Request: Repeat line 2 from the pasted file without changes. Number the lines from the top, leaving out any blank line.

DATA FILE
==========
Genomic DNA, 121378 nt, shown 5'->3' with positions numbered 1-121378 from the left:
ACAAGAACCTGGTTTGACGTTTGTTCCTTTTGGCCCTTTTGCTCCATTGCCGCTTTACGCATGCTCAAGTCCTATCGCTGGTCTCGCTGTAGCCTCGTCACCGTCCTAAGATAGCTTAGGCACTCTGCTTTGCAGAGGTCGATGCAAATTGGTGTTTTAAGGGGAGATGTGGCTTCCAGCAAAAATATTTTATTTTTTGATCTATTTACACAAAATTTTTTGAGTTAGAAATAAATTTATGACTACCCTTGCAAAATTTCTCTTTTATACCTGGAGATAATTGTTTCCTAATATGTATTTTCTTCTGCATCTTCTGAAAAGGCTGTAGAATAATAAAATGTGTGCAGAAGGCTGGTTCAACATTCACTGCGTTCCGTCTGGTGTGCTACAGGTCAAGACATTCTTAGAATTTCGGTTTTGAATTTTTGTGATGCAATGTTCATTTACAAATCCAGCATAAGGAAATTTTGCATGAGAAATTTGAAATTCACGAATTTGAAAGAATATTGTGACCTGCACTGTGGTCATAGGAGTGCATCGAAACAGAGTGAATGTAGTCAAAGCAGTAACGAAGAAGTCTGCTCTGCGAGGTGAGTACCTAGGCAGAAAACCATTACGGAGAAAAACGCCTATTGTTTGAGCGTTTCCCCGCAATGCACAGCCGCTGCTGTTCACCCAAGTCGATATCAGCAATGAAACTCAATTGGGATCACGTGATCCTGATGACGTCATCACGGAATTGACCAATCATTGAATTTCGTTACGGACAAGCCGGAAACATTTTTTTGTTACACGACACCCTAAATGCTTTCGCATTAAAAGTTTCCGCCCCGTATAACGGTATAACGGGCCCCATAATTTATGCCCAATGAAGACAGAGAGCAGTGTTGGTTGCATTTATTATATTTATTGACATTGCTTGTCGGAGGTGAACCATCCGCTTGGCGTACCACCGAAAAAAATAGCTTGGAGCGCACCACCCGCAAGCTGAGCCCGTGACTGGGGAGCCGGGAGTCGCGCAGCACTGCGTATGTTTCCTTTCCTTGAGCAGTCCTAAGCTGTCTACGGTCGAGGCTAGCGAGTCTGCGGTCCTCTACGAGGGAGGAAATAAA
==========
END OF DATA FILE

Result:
ACAAGAACCTGGTTTGACGTTTGTTCCTTTTGGCCCTTTTGCTCCATTGCCGCTTTACGCATGCTCAAGTCCTATCGCTGGTCTCGCTGTAGCCTCGTCACCGTCCTAAGATAGCTTAGGCACTCTGCTTTGCAGAGGTCGATGCAAATTGGTGTTTTAAGGGGAGATGTGGCTTCCAGCAAAAATATTTTATTTTTTGATCTATTTACACAAAATTTTTTGAGTTAGAAATAAATTTATGACTACCCTTGCAAAATTTCTCTTTTATACCTGGAGATAATTGTTTCCTAATATGTATTTTCTTCTGCATCTTCTGAAAAGGCTGTAGAATAATAAAATGTGTGCAGAAGGCTGGTTCAACATTCACTGCGTTCCGTCTGGTGTGCTACAGGTCAAGACATTCTTAGAATTTCGGTTTTGAATTTTTGTGATGCAATGTTCATTTACAAATCCAGCATAAGGAAATTTTGCATGAGAAATTTGAAATTCACGAATTTGAAAGAATATTGTGACCTGCACTGTGGTCATAGGAGTGCATCGAAACAGAGTGAATGTAGTCAAAGCAGTAACGAAGAAGTCTGCTCTGCGAGGTGAGTACCTAGGCAGAAAACCATTACGGAGAAAAACGCCTATTGTTTGAGCGTTTCCCCGCAATGCACAGCCGCTGCTGTTCACCCAAGTCGATATCAGCAATGAAACTCAATTGGGATCACGTGATCCTGATGACGTCATCACGGAATTGACCAATCATTGAATTTCGTTACGGACAAGCCGGAAACATTTTTTTGTTACACGACACCCTAAATGCTTTCGCATTAAAAGTTTCCGCCCCGTATAACGGTATAACGGGCCCCATAATTTATGCCCAATGAAGACAGAGAGCAGTGTTGGTTGCATTTATTATATTTATTGACATTGCTTGTCGGAGGTGAACCATCCGCTTGGCGTACCACCGAAAAAAATAGCTTGGAGCGCACCACCCGCAAGCTGAGCCCGTGACTGGGGAGCCGGGAGTCGCGCAGCACTGCGTATGTTTCCTTTCCTTGAGCAGTCCTAAGCTGTCTACGGTCGAGGCTAGCGAGTCTGCGGTCCTCTACGAGGGAGGAAATAAA